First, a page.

Loitering teens source of ire at recent meeting
The saying, “Idle hands are the devil’s workshop,” came to mind when the issue of students from Sewanhaka High School hanging out at a nearby apartment building was brought up by residents at the Nov. 3 Stewart Manor Board of Trustees meeting. This problem with some of Stewart Manor’s younger neighbors dominated the evening’s discussion. High school students from the area have drawn the ire of village residents for loitering near Argyle Road before school and committing illicit acts. During the meeting’s public comments, resident Grace Palestino mentioned an ongoing problem relating to illegal drug use behind the nearby Garden Apartments complex. Sewanhaka High School students are suspected of being the main culprits.
Residents have reported seeing several teenagers, allegedly students from the nearby high school, smoking marijuana and using other illegal drugs in the alley behind the apartments at 605-625 Tulip Ave. The kids have been spotted throughout the day including early in the mornings before school. One resident reported at least one incident of public urination by one of the teens on a neighbor’s lawn. The alley faces out Argyle Road in Stewart Manor.
“I’m not trying to give the kids a hard time. I don’t care what they do, just don’t do it there,” said Stewart Manor Fire Chief Tom Skinner, who has witnessed the activity several times over the years. “There are little kids on that block and they don’t need the bad influence.”
Palestino hoped village code enforcement could push the school to take disciplinary action by photographing the kids in the act and bringing the pictures to the school.
“They can drive around the village but they can’t confront the teenagers,” explained Trustee John Egan.
Because this is an issue occurring on the private property of the apartment complex, the village is limited in what action it can take against the alleged perpetrators.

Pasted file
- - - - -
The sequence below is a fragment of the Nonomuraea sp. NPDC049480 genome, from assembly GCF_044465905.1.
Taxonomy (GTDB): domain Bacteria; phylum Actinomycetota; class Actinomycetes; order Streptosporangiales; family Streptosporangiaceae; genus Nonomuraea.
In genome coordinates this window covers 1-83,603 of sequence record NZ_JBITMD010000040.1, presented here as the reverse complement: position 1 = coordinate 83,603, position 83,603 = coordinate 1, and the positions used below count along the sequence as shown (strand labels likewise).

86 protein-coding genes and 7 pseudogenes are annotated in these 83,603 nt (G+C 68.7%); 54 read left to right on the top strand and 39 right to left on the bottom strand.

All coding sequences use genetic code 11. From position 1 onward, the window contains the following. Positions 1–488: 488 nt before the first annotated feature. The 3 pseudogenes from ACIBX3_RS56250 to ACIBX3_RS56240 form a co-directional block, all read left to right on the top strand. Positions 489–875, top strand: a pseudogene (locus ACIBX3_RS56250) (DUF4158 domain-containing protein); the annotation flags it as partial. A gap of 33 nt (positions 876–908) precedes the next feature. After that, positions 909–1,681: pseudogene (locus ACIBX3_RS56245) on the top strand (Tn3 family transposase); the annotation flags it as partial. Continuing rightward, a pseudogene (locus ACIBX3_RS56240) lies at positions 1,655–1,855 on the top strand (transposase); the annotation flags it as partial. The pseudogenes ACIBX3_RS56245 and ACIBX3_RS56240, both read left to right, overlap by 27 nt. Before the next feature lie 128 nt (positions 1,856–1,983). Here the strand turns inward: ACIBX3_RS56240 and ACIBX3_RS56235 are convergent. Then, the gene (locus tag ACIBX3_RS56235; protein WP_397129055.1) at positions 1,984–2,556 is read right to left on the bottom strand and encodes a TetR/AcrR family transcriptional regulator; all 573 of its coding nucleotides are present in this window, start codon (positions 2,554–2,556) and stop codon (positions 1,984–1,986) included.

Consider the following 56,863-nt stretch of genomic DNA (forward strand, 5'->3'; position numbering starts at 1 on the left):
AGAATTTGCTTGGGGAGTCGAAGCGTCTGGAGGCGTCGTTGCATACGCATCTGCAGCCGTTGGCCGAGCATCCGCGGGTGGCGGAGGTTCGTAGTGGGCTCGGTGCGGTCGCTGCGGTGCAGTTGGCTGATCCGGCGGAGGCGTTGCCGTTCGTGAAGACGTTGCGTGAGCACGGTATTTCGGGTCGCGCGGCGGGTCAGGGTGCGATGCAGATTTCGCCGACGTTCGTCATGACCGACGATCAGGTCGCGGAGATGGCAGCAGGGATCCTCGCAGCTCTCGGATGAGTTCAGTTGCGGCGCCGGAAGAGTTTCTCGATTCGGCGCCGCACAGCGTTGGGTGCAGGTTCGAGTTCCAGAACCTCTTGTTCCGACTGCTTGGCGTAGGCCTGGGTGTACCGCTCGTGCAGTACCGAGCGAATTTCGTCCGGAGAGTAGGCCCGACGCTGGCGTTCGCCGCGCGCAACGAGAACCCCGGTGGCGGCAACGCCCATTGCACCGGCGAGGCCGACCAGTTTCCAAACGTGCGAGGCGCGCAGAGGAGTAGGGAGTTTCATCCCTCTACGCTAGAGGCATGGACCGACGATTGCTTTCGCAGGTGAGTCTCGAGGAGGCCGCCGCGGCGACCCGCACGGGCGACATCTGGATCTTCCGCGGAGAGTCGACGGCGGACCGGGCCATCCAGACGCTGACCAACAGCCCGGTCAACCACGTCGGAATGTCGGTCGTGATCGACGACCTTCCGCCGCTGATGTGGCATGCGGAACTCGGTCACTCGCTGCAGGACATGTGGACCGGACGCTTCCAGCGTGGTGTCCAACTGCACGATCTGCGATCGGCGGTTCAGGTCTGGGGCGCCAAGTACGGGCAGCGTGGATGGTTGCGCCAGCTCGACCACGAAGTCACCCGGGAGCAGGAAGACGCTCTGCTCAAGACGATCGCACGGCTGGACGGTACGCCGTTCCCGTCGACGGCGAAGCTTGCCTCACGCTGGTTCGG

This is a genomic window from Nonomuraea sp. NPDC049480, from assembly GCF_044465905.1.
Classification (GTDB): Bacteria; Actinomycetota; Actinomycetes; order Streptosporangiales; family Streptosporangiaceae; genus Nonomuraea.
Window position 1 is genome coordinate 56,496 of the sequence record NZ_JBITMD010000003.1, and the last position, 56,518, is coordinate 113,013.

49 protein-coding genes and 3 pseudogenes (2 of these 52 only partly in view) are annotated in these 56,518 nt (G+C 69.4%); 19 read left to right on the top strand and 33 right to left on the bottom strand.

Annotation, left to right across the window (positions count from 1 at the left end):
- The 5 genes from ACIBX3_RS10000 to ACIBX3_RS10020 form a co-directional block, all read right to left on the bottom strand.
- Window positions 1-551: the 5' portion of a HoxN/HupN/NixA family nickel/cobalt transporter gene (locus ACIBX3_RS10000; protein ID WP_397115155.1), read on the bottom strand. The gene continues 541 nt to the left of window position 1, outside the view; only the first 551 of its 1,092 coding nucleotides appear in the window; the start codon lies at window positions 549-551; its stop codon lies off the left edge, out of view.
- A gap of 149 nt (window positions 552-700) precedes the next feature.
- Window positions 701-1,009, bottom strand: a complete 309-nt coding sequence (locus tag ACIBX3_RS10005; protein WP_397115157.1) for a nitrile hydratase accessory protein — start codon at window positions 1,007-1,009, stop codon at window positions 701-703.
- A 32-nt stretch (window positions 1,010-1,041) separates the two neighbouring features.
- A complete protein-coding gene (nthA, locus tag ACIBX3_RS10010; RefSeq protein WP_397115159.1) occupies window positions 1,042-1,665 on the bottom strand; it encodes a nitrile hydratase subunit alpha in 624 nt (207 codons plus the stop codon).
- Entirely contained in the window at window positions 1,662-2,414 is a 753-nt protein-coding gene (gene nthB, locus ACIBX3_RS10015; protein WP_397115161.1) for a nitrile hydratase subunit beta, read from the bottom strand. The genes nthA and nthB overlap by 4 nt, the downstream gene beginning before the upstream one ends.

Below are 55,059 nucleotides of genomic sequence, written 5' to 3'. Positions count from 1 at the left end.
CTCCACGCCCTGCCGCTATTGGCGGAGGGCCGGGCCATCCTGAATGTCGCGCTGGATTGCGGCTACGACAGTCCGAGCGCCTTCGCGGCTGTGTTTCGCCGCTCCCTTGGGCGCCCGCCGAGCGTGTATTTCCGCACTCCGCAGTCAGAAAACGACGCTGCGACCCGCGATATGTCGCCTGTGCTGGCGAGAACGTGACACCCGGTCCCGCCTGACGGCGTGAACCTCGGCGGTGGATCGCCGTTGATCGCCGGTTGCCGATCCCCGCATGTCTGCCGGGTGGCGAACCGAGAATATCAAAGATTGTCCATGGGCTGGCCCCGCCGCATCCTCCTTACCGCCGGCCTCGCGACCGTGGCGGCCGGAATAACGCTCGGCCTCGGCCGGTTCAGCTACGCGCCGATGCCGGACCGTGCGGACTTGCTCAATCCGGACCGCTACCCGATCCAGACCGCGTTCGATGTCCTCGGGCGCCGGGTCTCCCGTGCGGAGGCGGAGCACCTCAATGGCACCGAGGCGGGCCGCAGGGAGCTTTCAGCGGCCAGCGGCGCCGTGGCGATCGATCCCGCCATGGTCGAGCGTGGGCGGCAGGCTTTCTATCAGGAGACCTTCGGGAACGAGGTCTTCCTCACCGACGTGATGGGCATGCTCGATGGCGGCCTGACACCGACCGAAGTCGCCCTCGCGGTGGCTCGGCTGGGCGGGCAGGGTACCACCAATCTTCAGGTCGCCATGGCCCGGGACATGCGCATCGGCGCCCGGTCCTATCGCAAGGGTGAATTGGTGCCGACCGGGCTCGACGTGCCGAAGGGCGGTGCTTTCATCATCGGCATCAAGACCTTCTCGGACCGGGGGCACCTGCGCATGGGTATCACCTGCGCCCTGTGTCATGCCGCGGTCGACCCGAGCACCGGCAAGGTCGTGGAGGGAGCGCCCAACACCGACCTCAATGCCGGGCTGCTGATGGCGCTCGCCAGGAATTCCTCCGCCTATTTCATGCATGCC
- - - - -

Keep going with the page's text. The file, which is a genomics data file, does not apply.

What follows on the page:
“This is a police issue,” explained Mayor Gerard Tangredi. “Whether it’s smoking or using illegal drugs, the only people that can stop it are the police.”
The board did state that it was open to reaching out to Principal Debra Lidowsky at Sewanhaka to see what further restrictions they might be able to place on the students.
This has been an ongoing issue, and Skinner says that he’s been in contact with the school administration in the past.
“The school does help, but then after a few months pass, the problem goes away, and then the kids come right back,” Skinner said.
It was also suggested that the apartment complex does not properly lock the doors to its laundry room and the teens are believed to be sneaking inside to smoke during the cold weather.
Sewanhaka Assistant Principal Paul Naraine said that the school took action against students smoking behind the apartments four or five years ago and haven’t received any complaints since then until this past week when the Stewart Manor Board of Trustees alerted them of the renewed activity. Naraine reached out to the apartments’ custodian years ago and suggested locking the laundry room door for the safety of the community at large.
“If anyone sees anything, let me know right away and either myself or a dean will go over and reprimand the students,” Naraine said. When dealing with the issue in the past, students caught smoking in the alley were suspended. The punishment seemed to work as a deterrent until now.
After the discussion of the illicit behavior, Chief Skinner once again mentioned the village’s need for young volunteers at the Fire Department. Trustee Bill Grogan echoed those sentiments.
Looking ahead, the village will be recognizing Small Business Saturday this year by lifting some of the muni-meter restrictions along Covert Ave on Nov. 29. This will also be in effect on Black Friday. The community businesses on Covert Ave. have asked the board to make these allowances to help drive-in business.
The board of trustees will be holding two public hearings on Monday, Dec. 1 before their regularly scheduled meeting. The first, at 7:30 p.m., will deal with the renewal of the village’s contract with Cablevision. The second, at 7:45 p.m., will explain two new proposed local laws relating to the purchase of outside compressors.